Ignorance and the Baltimore Riots

Image courtesy of stockimages at FreeDigitalPhotos.net

Image courtesy of stockimages at FreeDigitalPhotos.net

Last week was a bit crazy for me. It was finals week, and I had to write multiple long assignments while packing and moving out of my dormitory. Everything went smoothly, but I had a brief moment of frustration when my roommate’s family came by to help her move out.

In the middle of the conversation my roommate was having with her family about buying some things she needed, her mother said, “Well, I need toilet paper. We should just go riot. Everybody’s doing it.” She was being sarcastic of course, but that comment got my blood boiling.

I managed to sit down and try to focus on my homework, and I’m proud of myself for staying out of the conversation. My roommate’s family has said many ignorant things in the past in my presence, and one has to pick one’s battles for the sake of getting along with a roommate.

Considering the widespread media coverage of the situation in Baltimore, I knew that was what she was referring to, and her comment showed zero understanding of the nuances of the situation. Yes, people have rioted. Yes, violence is a bad thing. Yes, stealing, vandalism, and other typical riot crimes are all wrong. But cops killing people for reasons other than self-defense? That’s really bad. The frequent racial profiling by police that’s only now coming to light, is absolutely wrong and harmful, and I’m glad the media’s finally catching on. It erodes the trust citizens have in their government, and believe me, my trust in the government had already worn dangerously low. Thanks to police brutality, not only do we currently distrust the policy makers, we’re now also afraid of the enforcers. The people we’re supposed to call in an emergency have shown themselves to be untrustworthy.

Luckily, the police involved in Baltimore did not escape being charged. Whether they will be convicted or not remains to be seen, but at least now we know they will have to face charges for what they have done. We can’t continue to have police offers operating with complete immunity from punishment. It’s tragic that it seems to have taken multiple murders for this issue to be picked up by the media.

But then people like my roommate’s mother come around, and try to turn a complicated situation into cops and robbers. A friend of mine shared this picture below on social media, attempting to do the same thing:

Found on facebook

Found on Facebook

If the situation were as simple as this meme suggests, there’d be no reason to protest. This meme and others like it assumes that the entire situation can be boiled down to the notion that “People broke the law and want to get away with it.” That simply is not the case. Yes, some of the people who’ve been on the receiving end of police brutality have committed crimes. However, the police response to those crimes is what’s in question. Frankly, the police response has often not been appropriate. Time and again, the police, not the criminals as the meme suggests, have been the ones to escalate the situation to the point where a death occurred.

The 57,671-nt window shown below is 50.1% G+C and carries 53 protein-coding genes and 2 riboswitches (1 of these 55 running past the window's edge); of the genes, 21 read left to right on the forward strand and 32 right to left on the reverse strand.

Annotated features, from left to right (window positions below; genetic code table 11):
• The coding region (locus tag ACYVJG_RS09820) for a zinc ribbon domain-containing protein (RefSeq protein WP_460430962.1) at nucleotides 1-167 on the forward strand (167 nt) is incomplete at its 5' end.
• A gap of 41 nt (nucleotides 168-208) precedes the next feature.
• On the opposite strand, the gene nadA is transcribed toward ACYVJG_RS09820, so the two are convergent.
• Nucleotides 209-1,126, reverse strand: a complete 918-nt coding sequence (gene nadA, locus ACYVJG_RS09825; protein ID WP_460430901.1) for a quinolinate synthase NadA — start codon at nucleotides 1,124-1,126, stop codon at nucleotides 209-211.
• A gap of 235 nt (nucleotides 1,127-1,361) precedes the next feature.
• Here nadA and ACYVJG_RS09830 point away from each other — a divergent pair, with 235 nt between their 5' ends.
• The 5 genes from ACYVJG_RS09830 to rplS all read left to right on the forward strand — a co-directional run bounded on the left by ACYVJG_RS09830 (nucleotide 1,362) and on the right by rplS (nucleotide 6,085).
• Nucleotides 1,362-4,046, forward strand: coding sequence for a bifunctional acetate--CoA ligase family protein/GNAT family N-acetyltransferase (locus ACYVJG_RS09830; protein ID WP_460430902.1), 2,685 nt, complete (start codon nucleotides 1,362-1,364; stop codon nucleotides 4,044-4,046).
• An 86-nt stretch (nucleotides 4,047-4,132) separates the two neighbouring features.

The death of Eric Garner is a perfect example. I’m sure you probably know about him but just in case I’ll sum it up briefly. He was stopped for a minor crime: selling cigarettes illegally. The police involved choked him to death in an attempt to arrest him. The (disturbing) video of his death can be easily found online through a google search, and while he seems extremely upset, he clearly makes no violent movements towards the officers except in self-defense. The officer who was clearly shown choking him ON VIDEO was not indicted.

In addition to police brutality, we’re seeing that the American criminal justice system overall, the system whose job it is to hold people accountable for what they’ve done, seems to be more interested in punishing civilians, particularly black civilians, than anyone else. The system is broken. The people who hold power within it are more concerned about protecting each other than they are about protecting the general public. To simplify the events in Baltimore, in Ferguson, in New York, and beyond, to a clear-cut case of crime and punishment is to completely ignore the facts of the situation.

Regardless of whether this racism and brutality is widespread or “just a couple of bad apples,” as many Republicans are saying, the officers involved need to be held accountable. Otherwise, we’re looking at a country where for a specific group of people the law does not apply, and for another group, the law is enforced violently. That’s not freedom. That’s not what America is supposed to stand for. I hated sitting quietly and typing a paper about William Wordsworth instead of turning around and telling my roommate’s mother that black lives matter. But ignorant people dislike being informed of their ignorance, and unfortunately in that situation, it was the right thing to do.

As always, feel free to leave a comment. Just be respectful and think things through before posting.

Happy thinking!

-Nancy

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